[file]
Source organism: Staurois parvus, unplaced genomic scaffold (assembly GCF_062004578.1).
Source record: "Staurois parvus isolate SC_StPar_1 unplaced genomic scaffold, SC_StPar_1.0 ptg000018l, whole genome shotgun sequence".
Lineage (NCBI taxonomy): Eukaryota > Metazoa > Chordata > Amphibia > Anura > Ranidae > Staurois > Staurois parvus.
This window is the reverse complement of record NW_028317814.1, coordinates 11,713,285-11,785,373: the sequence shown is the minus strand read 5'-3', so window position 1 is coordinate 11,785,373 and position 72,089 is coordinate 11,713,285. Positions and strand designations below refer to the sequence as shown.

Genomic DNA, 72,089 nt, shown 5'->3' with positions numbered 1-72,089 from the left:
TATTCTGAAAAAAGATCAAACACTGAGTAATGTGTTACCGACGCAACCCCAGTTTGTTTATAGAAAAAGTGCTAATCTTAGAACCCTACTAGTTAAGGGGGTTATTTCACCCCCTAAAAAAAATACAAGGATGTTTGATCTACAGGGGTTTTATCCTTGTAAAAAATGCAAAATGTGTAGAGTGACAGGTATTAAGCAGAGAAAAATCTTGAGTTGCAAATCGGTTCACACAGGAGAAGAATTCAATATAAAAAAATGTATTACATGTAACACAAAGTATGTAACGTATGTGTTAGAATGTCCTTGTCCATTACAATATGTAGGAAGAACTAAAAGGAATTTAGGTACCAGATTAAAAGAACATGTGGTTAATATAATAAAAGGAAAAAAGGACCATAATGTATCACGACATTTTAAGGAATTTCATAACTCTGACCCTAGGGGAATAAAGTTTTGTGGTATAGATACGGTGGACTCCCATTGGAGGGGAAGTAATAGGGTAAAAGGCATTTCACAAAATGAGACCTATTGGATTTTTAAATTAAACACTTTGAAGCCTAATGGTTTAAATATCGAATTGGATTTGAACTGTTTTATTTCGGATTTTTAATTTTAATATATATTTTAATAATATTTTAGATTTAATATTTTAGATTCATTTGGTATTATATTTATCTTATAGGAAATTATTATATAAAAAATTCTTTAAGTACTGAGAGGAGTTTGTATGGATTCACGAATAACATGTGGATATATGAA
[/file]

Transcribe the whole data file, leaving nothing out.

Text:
Source organism: Staurois parvus, unplaced genomic scaffold (assembly GCF_062004578.1).
Source record: "Staurois parvus isolate SC_StPar_1 unplaced genomic scaffold, SC_StPar_1.0 ptg000018l, whole genome shotgun sequence".
Lineage (NCBI taxonomy): Eukaryota > Metazoa > Chordata > Amphibia > Anura > Ranidae > Staurois > Staurois parvus.
This window is the reverse complement of record NW_028317814.1, coordinates 11,713,285-11,785,373: the sequence shown is the minus strand read 5'-3', so window position 1 is coordinate 11,785,373 and position 72,089 is coordinate 11,713,285. Positions and strand designations below refer to the sequence as shown.

Genomic DNA, 72,089 nt, shown 5'->3' with positions numbered 1-72,089 from the left:
TATTCTGAAAAAAGATCAAACACTGAGTAATGTGTTACCGACGCAACCCCAGTTTGTTTATAGAAAAAGTGCTAATCTTAGAACCCTACTAGTTAAGGGGGTTATTTCACCCCCTAAAAAAAATACAAGGATGTTTGATCTACAGGGGTTTTATCCTTGTAAAAAATGCAAAATGTGTAGAGTGACAGGTATTAAGCAGAGAAAAATCTTGAGTTGCAAATCGGTTCACACAGGAGAAGAATTCAATATAAAAAAATGTATTACATGTAACACAAAGTATGTAACGTATGTGTTAGAATGTCCTTGTCCATTACAATATGTAGGAAGAACTAAAAGGAATTTAGGTACCAGATTAAAAGAACATGTGGTTAATATAATAAAAGGAAAAAAGGACCATAATGTATCACGACATTTTAAGGAATTTCATAACTCTGACCCTAGGGGAATAAAGTTTTGTGGTATAGATACGGTGGACTCCCATTGGAGGGGAAGTAATAGGGTAAAAGGCATTTCACAAAATGAGACCTATTGGATTTTTAAATTAAACACTTTGAAGCCTAATGGTTTAAATATCGAATTGGATTTGAACTGTTTTATTTCGGATTTTTAATTTTAATATATATTTTAATAATATTTTAGATTTAATATTTTAGATTCATTTGGTATTATATTTATCTTATAGGAAATTATTATATAAAAAATTCTTTAAGTACTGAGAGGAGTTTGTATGGATTCACGAATAACATGTGGATATATGAA